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Research Papers

A Prediction Model for Ablation Fluence Threshold in Femtosecond Laser Processing of Fused Silica

[+] Author and Article Information
Han Wang

School of Mechanical Engineering,
Shanghai Jiao Tong University,
Shanghai 200240, China

Hong Shen

School of Mechanical Engineering,
Shanghai Jiao Tong University;
State Key Laboratory of Mechanical System
and Vibration,
Shanghai 200240, China
e-mail: sh_0320@sjtu.edu.cn

Contributed by the Manufacturing Engineering Division of ASME for publication in the JOURNAL OF MICRO- AND NANO-MANUFACTURING. Manuscript received January 16, 2017; final manuscript received May 17, 2017; published online June 9, 2017. Assoc. Editor: Nicholas Fang.

J. Micro Nano-Manuf 5(3), 031006 (Jun 09, 2017) (8 pages) Paper No: JMNM-17-1003; doi: 10.1115/1.4036890 History: Received January 16, 2017; Revised May 17, 2017

The manufacture of micro–nano structures in transparent dielectrics is becoming increasingly important due to the applications in medical and biological sciences. The femtosecond pulsed laser, with its selectivity, high precision, and three-dimensional direct writing nature, is an ideal tool for this processing technology. In this paper, an improved model for the prediction of ablation crater shape and fluence threshold in femtosecond laser processing of fused silica is presented, in which self-trapping excitons and electrons' relaxation are involved to depict ionization process, Thornber's and Keldysh's models are employed to estimate ionization rate precisely, and a novel ablation criterion is proposed to judge ablation. Moreover, the relationship between the ablation fluence threshold and laser pulse duration is investigated with three different extrapolation methods. The results indicate that no matter which extrapolation method is employed, the ablation fluence thresholds predicted by the presented model agree with the published data.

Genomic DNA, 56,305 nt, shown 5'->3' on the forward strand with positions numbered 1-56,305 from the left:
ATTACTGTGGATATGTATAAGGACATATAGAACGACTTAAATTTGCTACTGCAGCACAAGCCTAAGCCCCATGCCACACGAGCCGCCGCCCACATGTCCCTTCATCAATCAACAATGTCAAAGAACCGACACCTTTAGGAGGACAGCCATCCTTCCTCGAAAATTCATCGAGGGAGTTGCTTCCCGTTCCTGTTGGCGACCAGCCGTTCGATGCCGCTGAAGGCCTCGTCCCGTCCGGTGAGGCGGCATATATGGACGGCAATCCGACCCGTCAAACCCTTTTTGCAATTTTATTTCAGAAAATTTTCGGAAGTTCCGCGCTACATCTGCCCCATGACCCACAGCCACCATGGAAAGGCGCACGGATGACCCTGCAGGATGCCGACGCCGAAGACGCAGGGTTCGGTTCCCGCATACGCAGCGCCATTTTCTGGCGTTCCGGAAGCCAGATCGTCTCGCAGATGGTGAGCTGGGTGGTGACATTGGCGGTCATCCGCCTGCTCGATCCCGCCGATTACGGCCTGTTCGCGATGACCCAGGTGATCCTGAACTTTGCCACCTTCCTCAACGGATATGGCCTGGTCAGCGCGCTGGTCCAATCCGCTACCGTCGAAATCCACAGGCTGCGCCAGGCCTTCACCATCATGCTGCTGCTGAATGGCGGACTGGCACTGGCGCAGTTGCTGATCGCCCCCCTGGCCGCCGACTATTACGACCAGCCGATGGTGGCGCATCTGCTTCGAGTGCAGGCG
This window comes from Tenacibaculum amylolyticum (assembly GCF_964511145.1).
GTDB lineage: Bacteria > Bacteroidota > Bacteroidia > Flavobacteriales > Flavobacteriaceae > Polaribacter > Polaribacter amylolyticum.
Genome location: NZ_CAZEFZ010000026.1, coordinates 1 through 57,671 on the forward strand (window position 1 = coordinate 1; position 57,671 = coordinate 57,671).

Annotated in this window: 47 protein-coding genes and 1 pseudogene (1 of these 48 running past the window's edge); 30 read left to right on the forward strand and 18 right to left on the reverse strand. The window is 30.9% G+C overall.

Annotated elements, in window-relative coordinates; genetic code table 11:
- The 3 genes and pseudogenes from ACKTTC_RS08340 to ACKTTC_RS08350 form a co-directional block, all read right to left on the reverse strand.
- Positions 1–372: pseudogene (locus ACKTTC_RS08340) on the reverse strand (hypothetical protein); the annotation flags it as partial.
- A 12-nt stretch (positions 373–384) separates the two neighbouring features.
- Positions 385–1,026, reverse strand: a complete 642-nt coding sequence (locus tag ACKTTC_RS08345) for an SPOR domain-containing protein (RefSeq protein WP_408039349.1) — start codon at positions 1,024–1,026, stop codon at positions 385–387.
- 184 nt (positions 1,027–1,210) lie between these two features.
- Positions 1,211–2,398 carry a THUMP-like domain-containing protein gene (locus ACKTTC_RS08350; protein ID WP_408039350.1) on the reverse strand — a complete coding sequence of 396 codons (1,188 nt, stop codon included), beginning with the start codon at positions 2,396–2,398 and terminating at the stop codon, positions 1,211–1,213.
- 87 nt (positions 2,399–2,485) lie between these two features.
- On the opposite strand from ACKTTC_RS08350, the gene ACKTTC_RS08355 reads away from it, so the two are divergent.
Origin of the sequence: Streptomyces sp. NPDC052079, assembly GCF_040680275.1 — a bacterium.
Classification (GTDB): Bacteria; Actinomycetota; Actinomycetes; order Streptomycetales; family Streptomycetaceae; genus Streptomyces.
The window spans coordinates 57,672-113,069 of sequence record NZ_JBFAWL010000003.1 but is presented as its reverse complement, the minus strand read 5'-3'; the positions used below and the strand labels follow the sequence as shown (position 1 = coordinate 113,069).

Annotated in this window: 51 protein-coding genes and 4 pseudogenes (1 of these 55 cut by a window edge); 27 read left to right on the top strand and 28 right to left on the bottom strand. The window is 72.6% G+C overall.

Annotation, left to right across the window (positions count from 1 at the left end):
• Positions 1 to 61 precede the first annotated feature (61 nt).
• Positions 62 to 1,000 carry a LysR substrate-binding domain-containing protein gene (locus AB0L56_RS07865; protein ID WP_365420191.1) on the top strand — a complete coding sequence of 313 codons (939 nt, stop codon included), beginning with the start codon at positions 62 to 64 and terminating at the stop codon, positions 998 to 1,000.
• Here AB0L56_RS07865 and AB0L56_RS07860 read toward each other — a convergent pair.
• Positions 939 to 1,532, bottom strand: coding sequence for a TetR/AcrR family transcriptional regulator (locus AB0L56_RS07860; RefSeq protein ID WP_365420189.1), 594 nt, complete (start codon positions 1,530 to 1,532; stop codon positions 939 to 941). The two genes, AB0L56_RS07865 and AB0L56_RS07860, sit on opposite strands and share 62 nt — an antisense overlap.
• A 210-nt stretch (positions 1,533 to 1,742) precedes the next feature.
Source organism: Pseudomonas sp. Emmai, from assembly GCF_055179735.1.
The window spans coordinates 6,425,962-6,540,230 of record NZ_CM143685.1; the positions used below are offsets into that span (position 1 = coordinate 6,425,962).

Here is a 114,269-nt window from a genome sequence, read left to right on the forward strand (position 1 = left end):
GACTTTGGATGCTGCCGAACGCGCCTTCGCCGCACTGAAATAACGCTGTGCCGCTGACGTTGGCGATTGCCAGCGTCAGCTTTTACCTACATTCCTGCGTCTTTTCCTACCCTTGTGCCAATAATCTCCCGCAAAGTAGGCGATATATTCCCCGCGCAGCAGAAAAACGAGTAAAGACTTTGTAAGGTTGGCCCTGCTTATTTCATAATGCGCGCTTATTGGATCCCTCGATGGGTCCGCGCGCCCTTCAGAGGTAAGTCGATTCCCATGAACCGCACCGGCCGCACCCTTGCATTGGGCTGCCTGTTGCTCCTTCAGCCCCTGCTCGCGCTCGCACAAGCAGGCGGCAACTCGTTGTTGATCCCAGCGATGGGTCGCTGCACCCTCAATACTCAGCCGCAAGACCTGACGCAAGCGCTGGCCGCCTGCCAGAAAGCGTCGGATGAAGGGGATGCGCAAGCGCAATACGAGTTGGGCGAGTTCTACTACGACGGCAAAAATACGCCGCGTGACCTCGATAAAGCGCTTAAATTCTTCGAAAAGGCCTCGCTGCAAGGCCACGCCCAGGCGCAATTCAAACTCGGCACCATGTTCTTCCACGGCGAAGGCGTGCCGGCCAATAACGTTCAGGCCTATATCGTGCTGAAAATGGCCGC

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References

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Figures

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Fig. 2

Basic physical processes involved in this model

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Fig. 1

A brief summary of femtosecond pulsed laser ablation

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Fig. 3

Geometrical model in the simulation

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Fig. 5

Ablated zone for different laser fluences: (a) tp = 100 fs, (b) tp = 220 fs, (c) tp = 600 fs, and (d) tp = 1000 fs

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Fig. 6

The comparison between models with/without STE: (a) the developing curves of electrons' density and (b) the ablation areas

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Fig. 7

Prediction of ablation fluence threshold: (a) ablated volume, (b) ablated diameter, and (c) maximum ablated depth

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Fig. 8

Comparison between experimental data and ablation fluence thresholds

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Fig. 4

The structure of simulating program: (a) main loop, (b) function P = g(V,t), and (c) function K = f(V,P)

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